TIDF 2018 offers new perspectives on1980s-1990s avant-garde video art from Hong Kong and Taiwan

The 11th Taiwan International Film Festival will be held in Taipei from 4 May to 13 May 2018 in Taipei. In its 20th year of existence, TIDF features a wide array of interdisciplinary events and invites the audience to explore the limits of the documentary genre. The section (Not) Just a historical document: Taiwan – Hong Kong Video Art 1980-1990s, co-curated by film scholar SING Song-Yong and co-organized by Videotage, Hong Kong, features 20 pieces of avant-garde video art work by 17 internationally acclaimed artists from Hong Kong and Taiwan. An exhibition of the art work will be held at the Museum of Contemporary Art, MOCA, in Taipei, in collaboration with TIDF, opening on 7 April 2018.


For the first time, pioneering video art work from Hong Kong and Taiwan is jointly presented in a comprehensive overview.  All films in this section were produced during a crucial period in recent history: The Sino-British declaration 1984, the lifting of martial law in Taiwan 1987, the Tiananmen massacre 1989, and Hong Kong’s handover to China 1997 – those cornerstone events had a far-reaching impact on Hong Kong and Taiwan which is reflected in those works. By juxtaposing them, curators wish to encourage new perspectives on this period of cross strait (art) history – and reflections on the present as tensions with China have become increasingly apparent. The title (Not) Just a historical document: Taiwan – Hong Kong Video Art 1980-1990s refers to a statement by China’s Foreign Ministry in 2017 that the Sino-British Joint Declaration had no longer any practical significance.

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 Image of a CityDiversion


Video art in Hong Kong and Taiwan arose around the same time in the early eighties. The young artists involved were excited about the new artistic possibilities of video technology and were keen to engage in political issues. Image of a City is a joint production by Danny Ning-tsun Yung and May Fung which conveys a feeling of passing and impermanence, evoking the fear about Hong Kong’s future that permeated society at that time. Ellen Pau is one of Hong Kong’s pioneering video artists whose work has been exhibited extensively internationally. TIDF is screening four of her most well-known works, Blue, Diversion, Here is looking at you, Kid!, and TV Game of the Year which deal with the imminent threat of China taking over control.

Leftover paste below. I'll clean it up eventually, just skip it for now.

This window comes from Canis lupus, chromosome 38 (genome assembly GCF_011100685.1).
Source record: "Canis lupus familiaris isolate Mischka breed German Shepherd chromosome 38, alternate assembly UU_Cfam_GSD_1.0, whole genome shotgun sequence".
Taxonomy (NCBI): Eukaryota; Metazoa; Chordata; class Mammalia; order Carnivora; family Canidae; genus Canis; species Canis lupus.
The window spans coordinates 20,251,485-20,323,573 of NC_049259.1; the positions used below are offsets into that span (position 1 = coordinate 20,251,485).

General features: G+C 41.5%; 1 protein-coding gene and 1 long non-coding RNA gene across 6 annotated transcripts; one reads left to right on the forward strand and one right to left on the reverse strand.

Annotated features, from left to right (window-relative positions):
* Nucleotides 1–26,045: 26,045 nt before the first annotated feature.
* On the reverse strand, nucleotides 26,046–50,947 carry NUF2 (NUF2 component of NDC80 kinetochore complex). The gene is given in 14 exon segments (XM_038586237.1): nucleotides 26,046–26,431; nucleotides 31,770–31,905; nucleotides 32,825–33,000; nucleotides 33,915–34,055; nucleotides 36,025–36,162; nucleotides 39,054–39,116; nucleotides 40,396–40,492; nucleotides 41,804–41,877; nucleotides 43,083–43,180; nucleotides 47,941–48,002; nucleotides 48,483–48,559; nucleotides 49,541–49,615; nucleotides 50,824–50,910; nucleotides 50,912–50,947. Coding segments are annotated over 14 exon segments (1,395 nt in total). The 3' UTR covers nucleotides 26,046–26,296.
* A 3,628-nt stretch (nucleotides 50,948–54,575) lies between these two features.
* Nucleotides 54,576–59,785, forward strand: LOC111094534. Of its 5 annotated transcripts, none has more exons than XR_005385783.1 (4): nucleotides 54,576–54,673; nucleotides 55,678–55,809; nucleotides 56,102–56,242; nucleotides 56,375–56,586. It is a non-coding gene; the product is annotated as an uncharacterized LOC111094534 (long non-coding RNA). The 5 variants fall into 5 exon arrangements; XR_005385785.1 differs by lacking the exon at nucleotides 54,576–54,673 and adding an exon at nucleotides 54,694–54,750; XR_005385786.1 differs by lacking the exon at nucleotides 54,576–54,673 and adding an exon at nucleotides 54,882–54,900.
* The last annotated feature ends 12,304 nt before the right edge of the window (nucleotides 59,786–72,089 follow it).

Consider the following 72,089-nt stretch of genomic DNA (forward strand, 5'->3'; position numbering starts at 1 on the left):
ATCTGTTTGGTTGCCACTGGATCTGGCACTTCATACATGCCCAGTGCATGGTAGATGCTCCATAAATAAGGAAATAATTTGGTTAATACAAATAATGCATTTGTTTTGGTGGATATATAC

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Here is looking at you, Kid!, TV Game of the Year


The work of Chen Chieh-Jen, one of Taiwan’s most prominent artists, mirrors the island’s political development since the early 80s. In Flash he hints at the rampant violation of personality rights by the Taiwanese media during the martial law period. The power of the official media is a pressing issue at that time. Thus, How was History Wounded by Wang Jun-jieh and Cheang Shu-lea examines the distortions of truth in Chinese and Taiwanese media after the Tiananmen Massacre. Similarly, Cheang’s video installation Making News Making History – Live from Tiananmen Square, shot in Beijing during those weeks, questions the reporting in Western and Chinese mass media. Almost unbelievably, Cheang’s work has never been shown in Asia before, the TIDF 2018 screening will be the Asian premiere.

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FlashHow was History Wounded



Making News Making History – Live from Tiananmen Square


(Not) Just a historical document: Taiwan – Hong Kong Video Art 1980-1990s was organized in collaboration with Taipei’s Museum of Contemporary Art, MOCA. Apart from screenings at SPOT Huashan cinema, MOCA will host an exhibition of all videos which opens on 7 April 2018.  Furthermore, two panel discussions will be held on 5 May 2018 where artists, curators, and researchers from Hong Kong and Taiwan will discuss this still widely unexplored field.